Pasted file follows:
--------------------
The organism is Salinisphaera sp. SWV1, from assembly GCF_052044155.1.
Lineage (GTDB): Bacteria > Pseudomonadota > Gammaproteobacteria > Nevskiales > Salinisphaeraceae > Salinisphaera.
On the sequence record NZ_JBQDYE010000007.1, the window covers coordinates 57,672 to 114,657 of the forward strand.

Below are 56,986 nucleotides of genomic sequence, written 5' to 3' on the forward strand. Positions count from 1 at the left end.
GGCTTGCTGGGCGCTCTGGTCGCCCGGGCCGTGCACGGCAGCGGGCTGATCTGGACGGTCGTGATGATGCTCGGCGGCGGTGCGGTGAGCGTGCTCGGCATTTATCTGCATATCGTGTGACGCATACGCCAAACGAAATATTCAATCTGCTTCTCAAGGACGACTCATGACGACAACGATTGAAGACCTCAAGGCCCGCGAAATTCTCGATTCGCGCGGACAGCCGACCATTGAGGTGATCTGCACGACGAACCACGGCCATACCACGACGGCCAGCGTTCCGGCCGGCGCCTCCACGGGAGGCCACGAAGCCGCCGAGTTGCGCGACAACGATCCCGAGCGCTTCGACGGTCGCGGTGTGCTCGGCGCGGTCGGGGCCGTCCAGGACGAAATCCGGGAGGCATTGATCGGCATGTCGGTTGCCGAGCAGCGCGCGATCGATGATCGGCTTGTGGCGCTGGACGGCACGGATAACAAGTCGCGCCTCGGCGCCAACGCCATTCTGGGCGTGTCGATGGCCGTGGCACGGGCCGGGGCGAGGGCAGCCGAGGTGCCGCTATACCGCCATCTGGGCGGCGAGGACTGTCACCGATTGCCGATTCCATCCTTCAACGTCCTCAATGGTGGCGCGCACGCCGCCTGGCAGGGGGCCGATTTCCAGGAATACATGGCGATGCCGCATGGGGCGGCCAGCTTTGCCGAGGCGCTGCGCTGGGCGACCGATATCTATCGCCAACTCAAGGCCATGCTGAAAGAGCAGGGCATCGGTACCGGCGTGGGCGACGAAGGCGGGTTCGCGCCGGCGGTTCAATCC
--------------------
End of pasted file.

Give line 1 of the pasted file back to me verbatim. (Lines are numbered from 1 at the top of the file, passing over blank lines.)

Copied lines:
The organism is Salinisphaera sp. SWV1, from assembly GCF_052044155.1.